A spurious relationship is when it appears that X causes Y, but in reality, there’s some other variable, W, that causes X and Y, or alternatively, X causes W which causes Y.

Variable W is lurking out there, hidden, messing up your understanding.

And, sometimes, Y is actually causing X. In that instance, it’s the modeler who has made a specification error. They mistakenly specified which one was the dependent variable.

This gives rise the meme “correlation isn’t causation!”

iPad and Conversion

A curious fact emerged a few days ago. Somebody noted how the conversion rate from their iPad catalog was double the website average. The writer didn’t outright claim that the iPad device caused conversion to double. Rather, they expressed that this was curious.

The model is:

  • X1(iPad App attribution channel) and X2 (All other OS attributes minus iPad) are correlated with Y(conversion).

Time for skepticism!

What is it about the users of the iPad that are different though?

If you reached into some recent market research, you’d find that the average household income (HHI) of iPad owners is falling. The iPad isn’t causing HHI to decrease. Rather, the iPad is getting adopted by a greater portion of the population, causing that average to decline. The owner of the iPad, and tablets in general, are more median. For some categories of products, HHI is indeed correlated with purchase. That wasn’t likely in this case though. So, lets rule out HHI as a lurking variable.

A commenter on another forum commented that the key attribute of users was preference for the brand. Specifically, a user had to go out of their way to search for a niche catalog app and then install it. That’s a lot of effort. The user had to, without a direct clickable method, seek out that app and install it.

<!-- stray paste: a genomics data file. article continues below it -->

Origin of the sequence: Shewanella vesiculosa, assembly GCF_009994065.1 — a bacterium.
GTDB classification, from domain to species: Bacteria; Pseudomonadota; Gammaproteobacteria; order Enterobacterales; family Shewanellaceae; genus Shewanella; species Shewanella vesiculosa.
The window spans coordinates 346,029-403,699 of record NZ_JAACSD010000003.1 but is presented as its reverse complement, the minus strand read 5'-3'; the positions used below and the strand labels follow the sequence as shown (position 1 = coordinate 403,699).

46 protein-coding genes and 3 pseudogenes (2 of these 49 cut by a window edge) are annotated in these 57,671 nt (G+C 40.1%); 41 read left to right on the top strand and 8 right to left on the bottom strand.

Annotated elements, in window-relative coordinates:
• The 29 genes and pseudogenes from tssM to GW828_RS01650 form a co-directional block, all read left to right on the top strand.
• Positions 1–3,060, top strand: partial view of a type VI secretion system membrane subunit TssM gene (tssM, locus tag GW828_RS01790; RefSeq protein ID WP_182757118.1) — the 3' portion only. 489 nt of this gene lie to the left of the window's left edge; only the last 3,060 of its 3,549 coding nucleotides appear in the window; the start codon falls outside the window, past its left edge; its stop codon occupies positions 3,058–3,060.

• They had to be aware of the brand. 
  • They had to have a preference for that brand.
  • They had to have an iPad.

That sounds like a pretty good hypothesis to test on the next round. If you were to run a good-old RFM on the customer database, what percentage of those customers are past customers? How many of them jumped from the web to the iPad? Are iPad users buying more, consistently? What percentage are new customers?

I’d hypothesize that an iPad app is unlikely to be a particularly good vehicle for new customer acquisition, so that percentage would be pretty low.

I’d also argue that portions of the iPad experience could be optimized to increase cross-sell and up-sell opportunities.

Without that first observation of relating channel performance, no other knowledge would have been gained. Without understanding the relationship between X1…Xn and Y, the hunt for W1…Wn wouldn’t happen.

Fear and Loathing

A lot of people fear and hate spurious relationships. It’s to the point where I think some people use it as an excuse not to ask additional questions. Spurious relationships can cause bad insights and cause bad behavior. They might also cause good behavior.

There are a few concrete steps a digital analyst can take to mitigate those risks:

  • Have a theory / model that makes sense before running the regression
  • If you can control for confounding factors, control for them
  • If you can measure it, you can take steps to manage it. Pay attention to your error terms and be on the look out for high collinearity factors.

Above all else, you should continue asking questions and continue being skeptical.

Nobody has everything figured out yet.


I’m Christopher Berry.
I tweet about analytics @cjpberry
I write at christopherberry.ca